Petroleum Industry Seeking out Candidates Who Are Like-Minded Keystone XL Pipeline a Key Part of Their Agenda

By Mauriello, Tracie | Pittsburgh Post-Gazette (Pittsburgh, PA), January 8, 2014 | Go to article overview

Petroleum Industry Seeking out Candidates Who Are Like-Minded Keystone XL Pipeline a Key Part of Their Agenda


Mauriello, Tracie, Pittsburgh Post-Gazette (Pittsburgh, PA)


WASHINGTON -- Temperatures in Washington were colder than they've been in two decades, but the climate was right Tuesday for a leading voice in the petroleum industry to launch a campaign aimed at helping energy-friendly lawmakers prevail in November's midterm elections.

"The collective decisions of the 2014 voters will shape whether, and the extent to which, our nation fulfills its potential as [an] energy superpower," said Jack Gerard, CEO of the American Petroleum Industry.

He spoke Tuesday to 200 energy policy analysts, lobbyists and industry officials during a luncheon at the Newseum, where he offered his trade group's fourth annual report on the state of American energy.

In extended remarks, Mr. Gerard stumped for approval of the Keystone XL pipeline, said hydraulic fracturing is increasingly important in the quest for energy independence, criticized "the outdated political ideology of the professional environmental fringe" and encouraged policy-shapers to rely on science rather than flawed, outdated assumptions and political orthodoxy.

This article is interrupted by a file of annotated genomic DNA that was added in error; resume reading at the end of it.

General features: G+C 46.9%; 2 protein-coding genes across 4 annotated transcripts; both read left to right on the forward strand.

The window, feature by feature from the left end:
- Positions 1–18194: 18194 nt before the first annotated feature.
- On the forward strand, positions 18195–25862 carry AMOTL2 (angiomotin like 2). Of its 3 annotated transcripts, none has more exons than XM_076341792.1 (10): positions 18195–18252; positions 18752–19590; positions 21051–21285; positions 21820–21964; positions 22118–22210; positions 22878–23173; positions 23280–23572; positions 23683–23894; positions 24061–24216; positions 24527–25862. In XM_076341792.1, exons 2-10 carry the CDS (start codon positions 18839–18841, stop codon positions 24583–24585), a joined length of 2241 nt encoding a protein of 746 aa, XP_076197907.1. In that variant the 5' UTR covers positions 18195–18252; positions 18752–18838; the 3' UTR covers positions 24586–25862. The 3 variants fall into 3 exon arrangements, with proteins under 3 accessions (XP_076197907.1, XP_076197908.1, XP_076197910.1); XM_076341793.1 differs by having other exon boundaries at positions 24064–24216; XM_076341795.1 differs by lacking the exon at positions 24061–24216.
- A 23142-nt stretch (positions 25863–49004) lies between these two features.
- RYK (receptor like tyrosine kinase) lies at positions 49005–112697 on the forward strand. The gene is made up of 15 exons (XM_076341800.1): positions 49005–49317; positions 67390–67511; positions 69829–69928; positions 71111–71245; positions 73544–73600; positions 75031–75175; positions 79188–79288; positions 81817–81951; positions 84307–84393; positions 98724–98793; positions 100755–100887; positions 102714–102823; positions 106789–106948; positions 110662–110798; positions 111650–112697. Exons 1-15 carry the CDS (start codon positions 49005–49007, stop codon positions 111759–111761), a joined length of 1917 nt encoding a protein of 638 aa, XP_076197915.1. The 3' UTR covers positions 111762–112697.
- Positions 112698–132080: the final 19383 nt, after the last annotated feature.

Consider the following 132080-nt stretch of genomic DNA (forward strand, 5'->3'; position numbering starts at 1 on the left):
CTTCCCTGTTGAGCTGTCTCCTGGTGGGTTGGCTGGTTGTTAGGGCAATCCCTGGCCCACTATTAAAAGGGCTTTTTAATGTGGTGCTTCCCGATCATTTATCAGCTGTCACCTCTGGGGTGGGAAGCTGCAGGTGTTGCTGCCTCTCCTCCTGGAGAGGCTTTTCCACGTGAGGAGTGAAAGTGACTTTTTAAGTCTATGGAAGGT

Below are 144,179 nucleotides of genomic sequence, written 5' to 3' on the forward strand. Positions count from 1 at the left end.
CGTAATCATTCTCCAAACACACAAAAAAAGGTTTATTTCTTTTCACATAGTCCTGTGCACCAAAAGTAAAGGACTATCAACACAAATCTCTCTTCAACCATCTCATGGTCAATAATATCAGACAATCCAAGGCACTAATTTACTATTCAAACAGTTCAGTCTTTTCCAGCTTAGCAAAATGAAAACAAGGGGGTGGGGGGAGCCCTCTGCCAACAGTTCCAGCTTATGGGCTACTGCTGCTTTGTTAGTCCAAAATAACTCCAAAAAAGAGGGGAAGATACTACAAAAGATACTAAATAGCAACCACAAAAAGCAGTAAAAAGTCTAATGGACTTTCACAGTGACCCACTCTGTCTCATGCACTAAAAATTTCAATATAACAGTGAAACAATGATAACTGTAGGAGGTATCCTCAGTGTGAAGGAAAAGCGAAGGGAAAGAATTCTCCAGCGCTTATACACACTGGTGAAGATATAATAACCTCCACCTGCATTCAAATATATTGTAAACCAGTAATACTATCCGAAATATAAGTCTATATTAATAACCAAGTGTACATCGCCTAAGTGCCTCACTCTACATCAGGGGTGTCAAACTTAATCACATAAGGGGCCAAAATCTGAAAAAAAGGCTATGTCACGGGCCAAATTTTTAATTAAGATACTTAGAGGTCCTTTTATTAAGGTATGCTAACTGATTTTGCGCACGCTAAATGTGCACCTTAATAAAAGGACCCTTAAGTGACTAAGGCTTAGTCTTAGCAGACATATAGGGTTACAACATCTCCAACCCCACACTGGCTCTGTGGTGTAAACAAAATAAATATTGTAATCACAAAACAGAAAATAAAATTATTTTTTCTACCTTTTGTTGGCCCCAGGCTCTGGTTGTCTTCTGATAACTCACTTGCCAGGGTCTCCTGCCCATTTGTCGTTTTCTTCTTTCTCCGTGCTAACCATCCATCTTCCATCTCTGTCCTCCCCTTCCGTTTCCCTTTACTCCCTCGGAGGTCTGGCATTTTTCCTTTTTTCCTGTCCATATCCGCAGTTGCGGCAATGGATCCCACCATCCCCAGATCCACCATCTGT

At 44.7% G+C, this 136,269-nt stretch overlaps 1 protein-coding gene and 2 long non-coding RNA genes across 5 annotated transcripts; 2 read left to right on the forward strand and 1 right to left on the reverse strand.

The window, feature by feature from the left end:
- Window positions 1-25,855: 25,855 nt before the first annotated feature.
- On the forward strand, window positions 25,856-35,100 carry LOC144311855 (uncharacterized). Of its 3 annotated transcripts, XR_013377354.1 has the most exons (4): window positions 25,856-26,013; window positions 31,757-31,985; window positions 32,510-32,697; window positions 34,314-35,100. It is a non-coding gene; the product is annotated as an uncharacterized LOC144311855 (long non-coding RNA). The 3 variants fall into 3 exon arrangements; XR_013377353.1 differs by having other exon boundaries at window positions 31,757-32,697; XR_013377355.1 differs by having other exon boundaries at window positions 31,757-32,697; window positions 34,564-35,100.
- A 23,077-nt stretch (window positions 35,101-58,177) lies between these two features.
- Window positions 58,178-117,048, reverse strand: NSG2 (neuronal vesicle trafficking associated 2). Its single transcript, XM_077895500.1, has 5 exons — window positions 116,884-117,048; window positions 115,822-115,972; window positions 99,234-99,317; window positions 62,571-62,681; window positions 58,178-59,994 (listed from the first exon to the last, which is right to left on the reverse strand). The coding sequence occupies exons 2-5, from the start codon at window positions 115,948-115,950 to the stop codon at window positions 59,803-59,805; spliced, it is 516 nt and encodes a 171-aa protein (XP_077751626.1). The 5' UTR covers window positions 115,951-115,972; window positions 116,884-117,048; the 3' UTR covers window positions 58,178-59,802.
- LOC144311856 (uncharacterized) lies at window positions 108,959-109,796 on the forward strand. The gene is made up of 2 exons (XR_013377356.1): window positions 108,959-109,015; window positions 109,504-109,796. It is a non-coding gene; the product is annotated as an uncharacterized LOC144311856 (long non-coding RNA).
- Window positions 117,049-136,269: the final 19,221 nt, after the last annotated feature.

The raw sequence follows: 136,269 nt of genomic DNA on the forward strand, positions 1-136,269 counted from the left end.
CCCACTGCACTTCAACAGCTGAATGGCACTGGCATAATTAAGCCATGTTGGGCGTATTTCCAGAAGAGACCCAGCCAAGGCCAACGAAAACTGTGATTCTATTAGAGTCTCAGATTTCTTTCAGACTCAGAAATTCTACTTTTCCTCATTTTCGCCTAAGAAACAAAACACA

That's what citizens want, Mr. Gerard said. The more they learn the truth about the oil and gas industry, the more supportive they are of the industry's efforts to help the country become energy- independent, he said.

"Energy is one of the few issues that can unite us," he said. It shouldn't be a source of skirmishes and political battles in Washington and in statehouses, Mr. Gerard said.

He used the platform to introduce the institute's "America's Energy, America's Choice" campaign.

"Our goal is to ensure that as our elected representatives and appointed officials make energy policy, the will of the American people is uppermost in their minds and the dominant voice in the energy public policy discussion," he said. …

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